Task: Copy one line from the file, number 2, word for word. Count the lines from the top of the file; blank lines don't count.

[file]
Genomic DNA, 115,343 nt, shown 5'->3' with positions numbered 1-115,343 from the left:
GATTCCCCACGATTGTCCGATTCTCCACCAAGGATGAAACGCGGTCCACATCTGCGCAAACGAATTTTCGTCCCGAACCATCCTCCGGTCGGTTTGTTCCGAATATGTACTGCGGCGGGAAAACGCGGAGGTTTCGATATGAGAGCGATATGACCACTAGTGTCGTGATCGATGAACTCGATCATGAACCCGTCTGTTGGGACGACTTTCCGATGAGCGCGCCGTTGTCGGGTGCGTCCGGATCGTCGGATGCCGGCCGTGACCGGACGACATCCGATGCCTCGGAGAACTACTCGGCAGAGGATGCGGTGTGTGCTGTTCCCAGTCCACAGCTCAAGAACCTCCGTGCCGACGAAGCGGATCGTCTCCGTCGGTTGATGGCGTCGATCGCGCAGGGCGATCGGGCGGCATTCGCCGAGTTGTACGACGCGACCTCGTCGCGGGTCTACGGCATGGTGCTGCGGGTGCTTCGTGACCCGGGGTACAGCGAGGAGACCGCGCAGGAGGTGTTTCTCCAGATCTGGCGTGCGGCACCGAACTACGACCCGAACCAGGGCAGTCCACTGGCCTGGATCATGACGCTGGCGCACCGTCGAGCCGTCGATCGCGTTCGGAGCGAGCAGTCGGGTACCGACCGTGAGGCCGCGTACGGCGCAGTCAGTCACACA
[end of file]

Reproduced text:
GATTCCCCACGATTGTCCGATTCTCCACCAAGGATGAAACGCGGTCCACATCTGCGCAAACGAATTTTCGTCCCGAACCATCCTCCGGTCGGTTTGTTCCGAATATGTACTGCGGCGGGAAAACGCGGAGGTTTCGATATGAGAGCGATATGACCACTAGTGTCGTGATCGATGAACTCGATCATGAACCCGTCTGTTGGGACGACTTTCCGATGAGCGCGCCGTTGTCGGGTGCGTCCGGATCGTCGGATGCCGGCCGTGACCGGACGACATCCGATGCCTCGGAGAACTACTCGGCAGAGGATGCGGTGTGTGCTGTTCCCAGTCCACAGCTCAAGAACCTCCGTGCCGACGAAGCGGATCGTCTCCGTCGGTTGATGGCGTCGATCGCGCAGGGCGATCGGGCGGCATTCGCCGAGTTGTACGACGCGACCTCGTCGCGGGTCTACGGCATGGTGCTGCGGGTGCTTCGTGACCCGGGGTACAGCGAGGAGACCGCGCAGGAGGTGTTTCTCCAGATCTGGCGTGCGGCACCGAACTACGACCCGAACCAGGGCAGTCCACTGGCCTGGATCATGACGCTGGCGCACCGTCGAGCCGTCGATCGCGTTCGGAGCGAGCAGTCGGGTACCGACCGTGAGGCCGCGTACGGCGCAGTCAGTCACACA